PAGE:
Cocoa beans (Theobroma cacao) are from the evergreen cocoa tree in the family Malvaceae. It is native to tropical regions of Central and South American[1].

There are three varieties of cocoa beans. The main one is Forastero coca bean. Forastero coca beans are the most usually grown beans. These beans are grown primarily in West Africa and they make up about 90% of the world’s production. These beans are bitter and have a powerful aroma. The other two varieties are criollo (1%-5% of production) and trinitario (10%-15% of production)[2].

Most cocoa trees are grown in plantations with other tree like coconut trees. Cocoa trees begin to bear fruit when they are three to four years old. Each tree yields 20-30 pods per year. After pink and white flowers the pods grow from the truck and main branches. The 20cm in length pods ripen to a golden-orange colour. In each pods there are 20-40 purple, 2cm long cocoa beans covered in a sweet white pulp[3].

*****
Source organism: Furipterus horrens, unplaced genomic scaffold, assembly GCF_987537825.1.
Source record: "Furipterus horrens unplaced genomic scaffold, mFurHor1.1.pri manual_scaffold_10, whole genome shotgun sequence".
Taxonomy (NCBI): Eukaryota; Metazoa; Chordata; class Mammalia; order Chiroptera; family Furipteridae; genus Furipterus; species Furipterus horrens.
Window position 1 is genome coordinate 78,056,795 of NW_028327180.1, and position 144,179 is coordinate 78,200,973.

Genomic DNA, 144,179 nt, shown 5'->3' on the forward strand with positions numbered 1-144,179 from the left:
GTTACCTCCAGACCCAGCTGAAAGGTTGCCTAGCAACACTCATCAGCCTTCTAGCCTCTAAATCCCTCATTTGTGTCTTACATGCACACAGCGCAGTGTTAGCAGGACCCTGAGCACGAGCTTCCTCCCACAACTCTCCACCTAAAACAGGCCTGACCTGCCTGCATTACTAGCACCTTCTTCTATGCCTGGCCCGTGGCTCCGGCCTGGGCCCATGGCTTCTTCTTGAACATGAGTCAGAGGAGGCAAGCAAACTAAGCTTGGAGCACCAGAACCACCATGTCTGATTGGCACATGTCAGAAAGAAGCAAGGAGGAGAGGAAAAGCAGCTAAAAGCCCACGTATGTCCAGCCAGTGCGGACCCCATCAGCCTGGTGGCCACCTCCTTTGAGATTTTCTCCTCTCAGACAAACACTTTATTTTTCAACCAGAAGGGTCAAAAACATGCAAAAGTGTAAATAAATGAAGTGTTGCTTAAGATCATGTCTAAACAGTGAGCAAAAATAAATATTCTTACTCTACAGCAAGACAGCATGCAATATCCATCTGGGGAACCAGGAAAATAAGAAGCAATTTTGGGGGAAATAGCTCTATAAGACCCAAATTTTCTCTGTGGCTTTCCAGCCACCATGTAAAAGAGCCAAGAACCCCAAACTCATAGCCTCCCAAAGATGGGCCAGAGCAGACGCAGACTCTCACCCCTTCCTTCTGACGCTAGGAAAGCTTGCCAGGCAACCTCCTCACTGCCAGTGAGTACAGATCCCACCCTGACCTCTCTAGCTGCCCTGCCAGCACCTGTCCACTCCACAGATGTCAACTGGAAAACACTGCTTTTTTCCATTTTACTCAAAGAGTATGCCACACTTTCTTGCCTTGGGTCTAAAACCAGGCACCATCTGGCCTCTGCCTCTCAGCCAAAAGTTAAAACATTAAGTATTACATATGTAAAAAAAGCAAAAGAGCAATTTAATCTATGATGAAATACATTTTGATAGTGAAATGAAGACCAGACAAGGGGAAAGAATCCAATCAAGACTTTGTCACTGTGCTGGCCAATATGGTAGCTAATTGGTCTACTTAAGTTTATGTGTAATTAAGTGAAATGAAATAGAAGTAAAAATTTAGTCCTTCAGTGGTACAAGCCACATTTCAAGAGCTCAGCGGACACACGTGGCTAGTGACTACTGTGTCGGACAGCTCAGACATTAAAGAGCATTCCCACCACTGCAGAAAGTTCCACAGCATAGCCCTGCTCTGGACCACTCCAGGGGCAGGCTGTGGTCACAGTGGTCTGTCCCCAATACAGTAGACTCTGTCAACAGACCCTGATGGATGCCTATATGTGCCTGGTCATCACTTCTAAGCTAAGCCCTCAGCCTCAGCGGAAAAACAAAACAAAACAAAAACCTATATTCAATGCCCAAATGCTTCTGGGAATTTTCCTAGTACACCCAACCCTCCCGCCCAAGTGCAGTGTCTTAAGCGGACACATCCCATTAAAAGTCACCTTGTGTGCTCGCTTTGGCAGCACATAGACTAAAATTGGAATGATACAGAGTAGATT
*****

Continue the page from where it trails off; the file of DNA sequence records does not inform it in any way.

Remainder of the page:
When the pods are harvested and the beans are removed they go through a six stage process which include fermentation, drying and bagging, winnowing, roasting, pressing and grinding. The process makes chocolate for all kinds of products[4].

Fair trade cocoa is where the cocoa is produce by farmers in mainly developing countries. The farmers have better wages, working conditions and do not work long hours. The fair trade organisation do projects such as health care and education projects, which benefit the farmers and their families hugely[5].